Cooling microprocessor chips through the combination of carbon nanotubes and organic molecules as bonding agents is a promising technique for maintaining the performance levels of densely packed, high-speed transistors in the future.
From left, Brett Helms, Frank Ogletree and Sumanjeet Kaur at the Molecular Foundry used organic molecules to form strong covalent bonds between carbon nanotubes and metal surfaces, improving by six-fold the flow of heat from the metal to the carbon nanotubes. (Photo by Roy Kaltschmidt)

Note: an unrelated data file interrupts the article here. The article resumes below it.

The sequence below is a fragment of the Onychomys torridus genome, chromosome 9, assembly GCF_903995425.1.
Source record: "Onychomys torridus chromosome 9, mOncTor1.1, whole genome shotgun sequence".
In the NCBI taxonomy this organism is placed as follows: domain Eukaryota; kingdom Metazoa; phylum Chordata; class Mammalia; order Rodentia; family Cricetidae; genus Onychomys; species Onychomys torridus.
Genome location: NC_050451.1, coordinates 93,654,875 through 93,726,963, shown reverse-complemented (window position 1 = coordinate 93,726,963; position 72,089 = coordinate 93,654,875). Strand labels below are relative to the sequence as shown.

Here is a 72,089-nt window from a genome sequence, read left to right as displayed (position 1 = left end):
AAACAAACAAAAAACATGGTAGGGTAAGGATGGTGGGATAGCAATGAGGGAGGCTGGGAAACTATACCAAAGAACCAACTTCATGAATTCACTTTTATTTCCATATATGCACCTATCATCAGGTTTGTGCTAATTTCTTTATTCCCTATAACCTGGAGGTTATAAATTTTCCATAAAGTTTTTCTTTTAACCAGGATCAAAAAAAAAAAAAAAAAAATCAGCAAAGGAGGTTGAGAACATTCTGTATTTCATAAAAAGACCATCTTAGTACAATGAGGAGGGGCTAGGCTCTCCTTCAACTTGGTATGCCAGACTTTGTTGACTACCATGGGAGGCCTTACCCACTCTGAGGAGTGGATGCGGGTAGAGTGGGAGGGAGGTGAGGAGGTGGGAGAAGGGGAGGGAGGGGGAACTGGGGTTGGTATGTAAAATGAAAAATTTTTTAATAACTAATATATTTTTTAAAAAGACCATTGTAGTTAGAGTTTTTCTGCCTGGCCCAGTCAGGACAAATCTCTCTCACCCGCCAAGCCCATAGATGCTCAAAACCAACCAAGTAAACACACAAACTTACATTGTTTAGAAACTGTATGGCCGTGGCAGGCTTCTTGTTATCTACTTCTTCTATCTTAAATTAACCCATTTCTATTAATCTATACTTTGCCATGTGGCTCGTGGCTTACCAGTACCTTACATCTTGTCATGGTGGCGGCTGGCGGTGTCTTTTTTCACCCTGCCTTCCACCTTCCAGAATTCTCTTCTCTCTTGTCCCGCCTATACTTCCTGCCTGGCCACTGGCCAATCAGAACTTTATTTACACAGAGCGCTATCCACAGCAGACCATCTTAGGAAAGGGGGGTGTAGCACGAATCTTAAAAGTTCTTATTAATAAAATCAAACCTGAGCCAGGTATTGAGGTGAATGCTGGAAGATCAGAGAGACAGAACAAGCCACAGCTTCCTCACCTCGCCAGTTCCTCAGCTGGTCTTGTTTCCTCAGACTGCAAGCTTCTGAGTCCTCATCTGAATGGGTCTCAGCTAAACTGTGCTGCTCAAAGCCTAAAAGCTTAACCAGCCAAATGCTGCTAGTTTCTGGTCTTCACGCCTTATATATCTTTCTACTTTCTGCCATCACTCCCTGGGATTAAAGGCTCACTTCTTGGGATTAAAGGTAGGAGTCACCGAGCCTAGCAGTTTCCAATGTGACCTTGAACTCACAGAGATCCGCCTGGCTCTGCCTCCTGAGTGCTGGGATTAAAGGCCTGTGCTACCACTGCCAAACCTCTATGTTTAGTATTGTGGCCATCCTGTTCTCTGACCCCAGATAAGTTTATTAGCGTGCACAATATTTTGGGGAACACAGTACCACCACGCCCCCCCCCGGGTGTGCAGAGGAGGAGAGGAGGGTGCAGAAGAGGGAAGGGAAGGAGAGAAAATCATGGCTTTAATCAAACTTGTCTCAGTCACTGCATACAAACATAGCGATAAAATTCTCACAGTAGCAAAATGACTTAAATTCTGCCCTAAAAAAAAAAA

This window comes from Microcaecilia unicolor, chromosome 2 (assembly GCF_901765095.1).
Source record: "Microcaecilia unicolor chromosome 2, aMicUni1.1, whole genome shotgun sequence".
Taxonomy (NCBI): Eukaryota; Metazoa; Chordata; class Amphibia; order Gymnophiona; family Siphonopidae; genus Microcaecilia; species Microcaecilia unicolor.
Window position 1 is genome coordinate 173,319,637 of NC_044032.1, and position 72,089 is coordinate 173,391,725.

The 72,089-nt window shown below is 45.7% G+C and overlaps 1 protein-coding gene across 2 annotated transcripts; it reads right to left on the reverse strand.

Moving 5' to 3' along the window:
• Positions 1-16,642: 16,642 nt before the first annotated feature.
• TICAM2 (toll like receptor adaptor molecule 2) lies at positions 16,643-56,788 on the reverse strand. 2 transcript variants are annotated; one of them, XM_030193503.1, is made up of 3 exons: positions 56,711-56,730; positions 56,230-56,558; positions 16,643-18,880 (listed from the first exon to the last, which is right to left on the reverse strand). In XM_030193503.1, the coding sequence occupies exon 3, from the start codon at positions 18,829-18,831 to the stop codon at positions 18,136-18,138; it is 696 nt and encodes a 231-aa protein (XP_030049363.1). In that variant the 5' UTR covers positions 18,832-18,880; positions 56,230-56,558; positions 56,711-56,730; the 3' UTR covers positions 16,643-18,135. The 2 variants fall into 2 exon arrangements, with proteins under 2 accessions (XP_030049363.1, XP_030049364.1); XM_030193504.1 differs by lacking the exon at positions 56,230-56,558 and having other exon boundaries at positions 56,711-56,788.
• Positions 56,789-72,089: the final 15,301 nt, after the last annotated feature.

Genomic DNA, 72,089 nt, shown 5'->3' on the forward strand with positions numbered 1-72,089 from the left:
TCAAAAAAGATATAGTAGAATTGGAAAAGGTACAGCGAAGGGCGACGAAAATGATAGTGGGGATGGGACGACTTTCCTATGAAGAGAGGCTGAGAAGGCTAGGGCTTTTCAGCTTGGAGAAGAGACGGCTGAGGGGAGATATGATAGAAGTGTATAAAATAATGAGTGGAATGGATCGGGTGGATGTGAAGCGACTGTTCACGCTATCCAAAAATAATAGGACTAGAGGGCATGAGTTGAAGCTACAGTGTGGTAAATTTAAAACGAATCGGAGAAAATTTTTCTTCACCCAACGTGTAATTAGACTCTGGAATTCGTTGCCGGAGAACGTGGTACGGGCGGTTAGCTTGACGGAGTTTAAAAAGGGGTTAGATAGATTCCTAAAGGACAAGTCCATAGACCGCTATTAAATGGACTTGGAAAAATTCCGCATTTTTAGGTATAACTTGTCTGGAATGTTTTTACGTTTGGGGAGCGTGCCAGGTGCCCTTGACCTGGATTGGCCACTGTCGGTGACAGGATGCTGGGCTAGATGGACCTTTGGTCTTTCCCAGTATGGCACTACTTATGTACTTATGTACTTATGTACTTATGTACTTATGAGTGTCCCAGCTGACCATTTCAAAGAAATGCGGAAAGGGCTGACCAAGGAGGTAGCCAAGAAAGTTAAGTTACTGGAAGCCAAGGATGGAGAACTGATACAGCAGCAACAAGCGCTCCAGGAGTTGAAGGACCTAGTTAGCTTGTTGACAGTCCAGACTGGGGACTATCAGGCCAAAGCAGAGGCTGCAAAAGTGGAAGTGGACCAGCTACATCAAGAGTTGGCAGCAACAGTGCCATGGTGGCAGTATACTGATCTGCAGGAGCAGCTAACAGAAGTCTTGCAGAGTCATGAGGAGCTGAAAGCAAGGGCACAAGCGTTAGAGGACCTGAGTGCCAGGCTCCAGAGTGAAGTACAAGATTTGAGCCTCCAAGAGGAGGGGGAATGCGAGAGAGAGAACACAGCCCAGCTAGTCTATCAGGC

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Overheating is the bane of microprocessors. As transistors heat up, their performance can deteriorate to the point where they no longer function as transistors. With microprocessor chips becoming more densely packed and processing speeds continuing to increase, the overheating problem looms ever larger...